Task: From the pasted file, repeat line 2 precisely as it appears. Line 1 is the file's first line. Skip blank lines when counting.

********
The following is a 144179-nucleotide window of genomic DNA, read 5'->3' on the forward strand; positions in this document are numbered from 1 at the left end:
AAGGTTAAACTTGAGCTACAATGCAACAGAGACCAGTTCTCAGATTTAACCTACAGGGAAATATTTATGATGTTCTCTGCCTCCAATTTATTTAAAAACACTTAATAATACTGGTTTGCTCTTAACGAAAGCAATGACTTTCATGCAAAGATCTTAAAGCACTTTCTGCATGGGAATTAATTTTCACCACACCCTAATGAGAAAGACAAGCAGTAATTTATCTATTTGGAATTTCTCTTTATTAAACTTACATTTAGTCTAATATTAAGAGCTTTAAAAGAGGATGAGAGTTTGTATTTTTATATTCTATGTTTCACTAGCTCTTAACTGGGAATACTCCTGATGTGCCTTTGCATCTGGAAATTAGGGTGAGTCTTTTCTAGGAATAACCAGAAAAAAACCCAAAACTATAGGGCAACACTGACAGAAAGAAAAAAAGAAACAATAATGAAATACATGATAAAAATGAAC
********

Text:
AAGGTTAAACTTGAGCTACAATGCAACAGAGACCAGTTCTCAGATTTAACCTACAGGGAAATATTTATGATGTTCTCTGCCTCCAATTTATTTAAAAACACTTAATAATACTGGTTTGCTCTTAACGAAAGCAATGACTTTCATGCAAAGATCTTAAAGCACTTTCTGCATGGGAATTAATTTTCACCACACCCTAATGAGAAAGACAAGCAGTAATTTATCTATTTGGAATTTCTCTTTATTAAACTTACATTTAGTCTAATATTAAGAGCTTTAAAAGAGGATGAGAGTTTGTATTTTTATATTCTATGTTTCACTAGCTCTTAACTGGGAATACTCCTGATGTGCCTTTGCATCTGGAAATTAGGGTGAGTCTTTTCTAGGAATAACCAGAAAAAAACCCAAAACTATAGGGCAACACTGACAGAAAGAAAAAAAGAAACAATAATGAAATACATGATAAAAATGAAC